3-D computer games ease 'pain' of organic chemistry
By Kristen Holland Shear
Toiling for hours on two-dimensional, written exercises has traditionally been the best study habit for pre-med college students struggling to comprehend the three-dimensional world of organic chemistry.
Until now, that is.
A new 3-D computer game being developed at UT Southwestern aims to help improve performance in one of the toughest courses required of those aspiring to attend medical or veterinary school. The as-yet-unnamed game is the first of many that biomedical communications faculty members hope to develop as part of the department’s new medical educational game initiative.
|Lewis Calver (left) is working with Ken Coulter on the design of an as-yet-unnamed game that will bring 3-D realism to the study of organic chemistry.|
Mr. Coulter is part of an interdisciplinary team of researchers from UT Southwestern and UT Dallas that recently received nearly $230,000 from the UT System’s Transforming Undergraduate Education Program to develop the game. As part of the grant, the group will study whether use of the game improves minority and disadvantaged student performance in organic chemistry.
Lewis Calver, chairman of the biomedical communications graduate program and principal investigator of the
UT Southwestern study, said the partnership with the arts and technology program at UT Dallas is a crucial element not only of this initial grant, but of the larger medical game initiative.
“The partnership enables us to take full advantage of UT Dallas’ expertise and experience in serious game design,” Mr. Calver said. “One of its graduate students will help produce the first game.”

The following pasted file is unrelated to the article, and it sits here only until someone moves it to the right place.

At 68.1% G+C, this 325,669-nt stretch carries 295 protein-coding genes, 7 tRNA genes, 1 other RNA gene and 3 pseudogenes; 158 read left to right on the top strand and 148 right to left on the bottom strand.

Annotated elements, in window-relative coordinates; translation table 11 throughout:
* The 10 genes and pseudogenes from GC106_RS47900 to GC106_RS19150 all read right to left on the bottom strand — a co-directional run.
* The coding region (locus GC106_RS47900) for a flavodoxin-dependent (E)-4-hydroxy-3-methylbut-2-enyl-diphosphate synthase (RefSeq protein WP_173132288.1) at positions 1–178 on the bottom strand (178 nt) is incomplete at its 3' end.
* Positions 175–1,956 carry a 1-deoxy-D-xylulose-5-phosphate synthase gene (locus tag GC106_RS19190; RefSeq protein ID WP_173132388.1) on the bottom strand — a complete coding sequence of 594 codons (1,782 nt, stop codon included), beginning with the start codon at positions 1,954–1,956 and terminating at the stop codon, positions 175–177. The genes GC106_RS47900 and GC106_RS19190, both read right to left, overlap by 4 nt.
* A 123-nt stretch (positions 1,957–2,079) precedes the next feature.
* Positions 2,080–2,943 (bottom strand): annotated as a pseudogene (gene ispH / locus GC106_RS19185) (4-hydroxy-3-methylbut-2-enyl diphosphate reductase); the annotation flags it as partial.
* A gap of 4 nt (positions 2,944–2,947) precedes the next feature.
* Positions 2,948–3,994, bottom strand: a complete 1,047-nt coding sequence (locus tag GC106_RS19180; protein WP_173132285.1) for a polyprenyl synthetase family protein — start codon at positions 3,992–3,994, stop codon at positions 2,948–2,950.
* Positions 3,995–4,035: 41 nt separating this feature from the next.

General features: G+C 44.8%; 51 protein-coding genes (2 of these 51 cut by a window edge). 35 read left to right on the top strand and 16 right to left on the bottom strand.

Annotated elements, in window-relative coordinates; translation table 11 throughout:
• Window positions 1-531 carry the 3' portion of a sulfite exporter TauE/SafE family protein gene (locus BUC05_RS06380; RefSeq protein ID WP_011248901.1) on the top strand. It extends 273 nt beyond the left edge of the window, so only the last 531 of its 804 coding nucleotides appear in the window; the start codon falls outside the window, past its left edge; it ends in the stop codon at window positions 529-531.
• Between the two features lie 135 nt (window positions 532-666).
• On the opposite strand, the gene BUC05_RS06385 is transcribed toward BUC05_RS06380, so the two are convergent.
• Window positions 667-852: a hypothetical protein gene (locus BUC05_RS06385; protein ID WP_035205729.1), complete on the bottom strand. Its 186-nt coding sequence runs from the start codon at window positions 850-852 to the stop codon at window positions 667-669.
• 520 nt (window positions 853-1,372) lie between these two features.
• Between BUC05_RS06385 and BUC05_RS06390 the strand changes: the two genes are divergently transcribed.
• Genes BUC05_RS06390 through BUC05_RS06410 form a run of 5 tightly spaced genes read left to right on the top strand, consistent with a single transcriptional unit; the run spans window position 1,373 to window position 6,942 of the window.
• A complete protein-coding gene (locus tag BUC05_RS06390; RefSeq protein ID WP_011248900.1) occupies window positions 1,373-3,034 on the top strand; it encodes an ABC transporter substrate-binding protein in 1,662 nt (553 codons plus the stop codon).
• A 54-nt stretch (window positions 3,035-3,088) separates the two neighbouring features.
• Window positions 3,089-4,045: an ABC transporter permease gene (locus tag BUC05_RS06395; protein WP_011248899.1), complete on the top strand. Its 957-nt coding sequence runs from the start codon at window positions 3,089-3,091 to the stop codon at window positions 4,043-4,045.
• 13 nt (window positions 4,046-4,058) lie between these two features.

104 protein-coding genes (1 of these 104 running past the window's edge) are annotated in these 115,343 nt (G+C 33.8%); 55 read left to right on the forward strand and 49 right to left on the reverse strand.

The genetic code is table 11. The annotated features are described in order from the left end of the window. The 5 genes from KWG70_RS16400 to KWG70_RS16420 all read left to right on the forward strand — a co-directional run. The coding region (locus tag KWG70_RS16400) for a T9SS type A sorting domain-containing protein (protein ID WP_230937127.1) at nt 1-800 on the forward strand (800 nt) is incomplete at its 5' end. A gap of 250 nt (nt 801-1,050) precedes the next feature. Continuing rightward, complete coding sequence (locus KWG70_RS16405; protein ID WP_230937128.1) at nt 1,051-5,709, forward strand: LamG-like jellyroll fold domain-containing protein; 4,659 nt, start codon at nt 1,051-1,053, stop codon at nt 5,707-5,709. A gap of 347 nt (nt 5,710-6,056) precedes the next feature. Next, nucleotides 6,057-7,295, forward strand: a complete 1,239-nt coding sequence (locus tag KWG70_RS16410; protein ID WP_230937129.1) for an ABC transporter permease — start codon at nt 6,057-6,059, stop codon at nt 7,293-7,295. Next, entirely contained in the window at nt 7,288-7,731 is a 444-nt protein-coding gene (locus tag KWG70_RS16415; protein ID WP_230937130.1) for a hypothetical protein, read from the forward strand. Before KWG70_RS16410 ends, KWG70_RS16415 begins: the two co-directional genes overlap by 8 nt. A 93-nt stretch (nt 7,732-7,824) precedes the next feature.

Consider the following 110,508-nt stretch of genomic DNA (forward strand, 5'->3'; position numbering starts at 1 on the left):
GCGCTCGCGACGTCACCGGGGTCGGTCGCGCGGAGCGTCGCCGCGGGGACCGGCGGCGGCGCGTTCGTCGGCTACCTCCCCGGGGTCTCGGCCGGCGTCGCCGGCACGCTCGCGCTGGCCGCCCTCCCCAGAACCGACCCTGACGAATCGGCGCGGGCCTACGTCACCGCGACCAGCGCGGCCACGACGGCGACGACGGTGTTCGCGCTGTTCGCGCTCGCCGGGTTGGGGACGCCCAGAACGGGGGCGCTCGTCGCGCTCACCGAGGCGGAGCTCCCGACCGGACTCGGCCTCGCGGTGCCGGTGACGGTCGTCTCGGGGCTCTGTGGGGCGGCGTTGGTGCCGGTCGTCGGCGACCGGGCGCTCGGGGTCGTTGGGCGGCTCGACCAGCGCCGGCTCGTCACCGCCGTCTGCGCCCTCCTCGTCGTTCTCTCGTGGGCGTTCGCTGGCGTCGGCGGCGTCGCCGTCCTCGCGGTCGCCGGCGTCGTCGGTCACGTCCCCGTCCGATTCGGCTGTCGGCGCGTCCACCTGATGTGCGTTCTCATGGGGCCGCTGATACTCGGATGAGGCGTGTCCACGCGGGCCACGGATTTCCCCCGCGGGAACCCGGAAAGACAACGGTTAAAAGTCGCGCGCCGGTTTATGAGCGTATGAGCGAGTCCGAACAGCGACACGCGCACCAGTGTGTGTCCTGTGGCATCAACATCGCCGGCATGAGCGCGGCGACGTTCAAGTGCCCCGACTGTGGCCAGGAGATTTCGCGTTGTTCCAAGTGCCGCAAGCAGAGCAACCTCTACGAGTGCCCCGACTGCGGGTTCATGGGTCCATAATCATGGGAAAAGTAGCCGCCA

Though educational game design is not a major part of the biomedical communications curriculum, UT Southwestern is the first medical illustration program to offer it as an elective. Graduate students currently take game design courses at UT Dallas, which is considered by many to be the leader of serious game design in Texas.
Mr. Calver said he is considering incorporating additional game design courses into the curriculum.
“The games, like this first one, would be appropriate for students at all levels,” Mr. Calver said. “Almost anything that’s abstract would be a good candidate. Physics, calculus, anything that requires any kind of abstract thinking really lends itself to this format.”
Another goal, Mr. Calver said, is for the department to become active in the UT System’s Serious Game Initiative, a statewide committee launched in March 2008 to explore how serious games could be used for innovative teaching and learning. Dr. Thomas Linehan, director of the arts and technology program and the Institute for Interactive Arts and Engineering at UT Dallas, leads the initiative.
“A cornerstone of our initiative is research and learning evaluation, including effective ways to accommodate different learning styles, measurement of learning outcomes, types of students that learn best with varied serious game design strategies and student motivation in a serious games learning environment,” Mr. Calver said. “People want kids to step away from their PlayStations and Xboxes. We would like to see them stay there and learn more science and math.”
Other UT Southwestern researchers involved in the medical gaming initiative include Dr. Byron Cryer, associate dean for minority affairs; Dr. Palma Longo, director of instructional development and education research; and Dr. John MacMillan, assistant professor of biochemistry. The UT Dallas researchers include Dr. Rebekah Nix, senior lecturer in educational technology, and Dr. Monica Evans, assistant professor of computer game design.